BROOKLYN - The loss of Nelson Mandela is being felt with heavy hearts around the world.
The former South African president passed away Thursday at the age of 95 after a long struggle with a chronic respiratory illness.
Mandela led the country from 1994 to 1999, becoming much more than just a political leader. He had emerged from 27 years in prison to negotiate an end to white minority rule in South Africa. His death now closes the final chapter in the country's struggle to cast off apartheid, a form of strict, racial segregation.
His legacy will now live on right in Brooklyn. Schools Chancellor Dennis Walcott announced that the Boys and Girls High School campus on Fulton Street, which was visited by Mandela back in 1990, will be named in his honor.
A memorial is also growing outside a popular restaurant in Fort Greene, which was named Madiba after Mandela's South African clan name. Patrons and staff say they'll never forget the anti-apartheid activist and his selfless fight for justice.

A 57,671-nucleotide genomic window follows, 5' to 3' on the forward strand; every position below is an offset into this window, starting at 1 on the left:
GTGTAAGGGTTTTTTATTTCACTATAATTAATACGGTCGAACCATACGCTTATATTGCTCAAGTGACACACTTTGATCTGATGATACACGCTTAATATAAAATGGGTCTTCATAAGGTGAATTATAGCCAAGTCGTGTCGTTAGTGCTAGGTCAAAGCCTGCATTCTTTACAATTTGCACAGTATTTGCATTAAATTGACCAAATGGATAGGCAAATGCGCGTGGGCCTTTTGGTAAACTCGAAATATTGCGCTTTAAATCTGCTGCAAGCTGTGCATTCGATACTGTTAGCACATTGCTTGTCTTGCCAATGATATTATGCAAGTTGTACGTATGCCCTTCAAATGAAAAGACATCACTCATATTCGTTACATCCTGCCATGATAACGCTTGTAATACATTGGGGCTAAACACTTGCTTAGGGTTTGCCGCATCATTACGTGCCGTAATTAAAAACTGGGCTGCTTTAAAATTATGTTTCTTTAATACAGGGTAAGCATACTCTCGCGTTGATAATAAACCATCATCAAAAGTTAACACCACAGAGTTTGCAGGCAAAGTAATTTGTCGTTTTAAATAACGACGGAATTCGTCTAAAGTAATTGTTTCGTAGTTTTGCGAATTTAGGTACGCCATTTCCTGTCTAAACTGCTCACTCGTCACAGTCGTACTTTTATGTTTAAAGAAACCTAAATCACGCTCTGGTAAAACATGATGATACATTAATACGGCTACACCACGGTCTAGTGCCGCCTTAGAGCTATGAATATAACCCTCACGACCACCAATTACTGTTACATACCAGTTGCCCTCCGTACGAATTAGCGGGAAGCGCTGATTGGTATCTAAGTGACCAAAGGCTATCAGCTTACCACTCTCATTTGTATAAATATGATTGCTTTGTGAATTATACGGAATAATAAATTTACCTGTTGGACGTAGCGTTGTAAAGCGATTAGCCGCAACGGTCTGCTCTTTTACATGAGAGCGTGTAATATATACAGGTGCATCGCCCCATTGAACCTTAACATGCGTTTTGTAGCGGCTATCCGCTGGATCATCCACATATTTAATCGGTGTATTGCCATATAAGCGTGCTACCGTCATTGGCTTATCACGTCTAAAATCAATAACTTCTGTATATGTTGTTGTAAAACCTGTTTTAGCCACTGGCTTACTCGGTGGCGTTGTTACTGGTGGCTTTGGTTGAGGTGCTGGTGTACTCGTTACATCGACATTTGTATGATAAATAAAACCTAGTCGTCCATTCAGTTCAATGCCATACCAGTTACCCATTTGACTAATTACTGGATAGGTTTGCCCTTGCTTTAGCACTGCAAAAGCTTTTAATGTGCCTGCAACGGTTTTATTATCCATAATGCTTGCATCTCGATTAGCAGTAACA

"He achieved more than could be expected of any man, and today he's gone home," President Barack Obama said following the announcement of his death. "We've lost one of the most influential, courageous and profoundly good human beings that any of us will share time with on this Earth. He no longer belongs to us, he belongs to the ages."
New York Congressman Charlie Rangel knew Mandela and said he greatly admired the United States, and never held a grudge over the country's initial reluctance to take a stand against South African's apartheid regime.
Plans are already being made for Mandela's final farewell. A White House official has told sources that plans are in the works for Obama to travel to South Africa for a memorial service. His funeral is set for Dec. 15.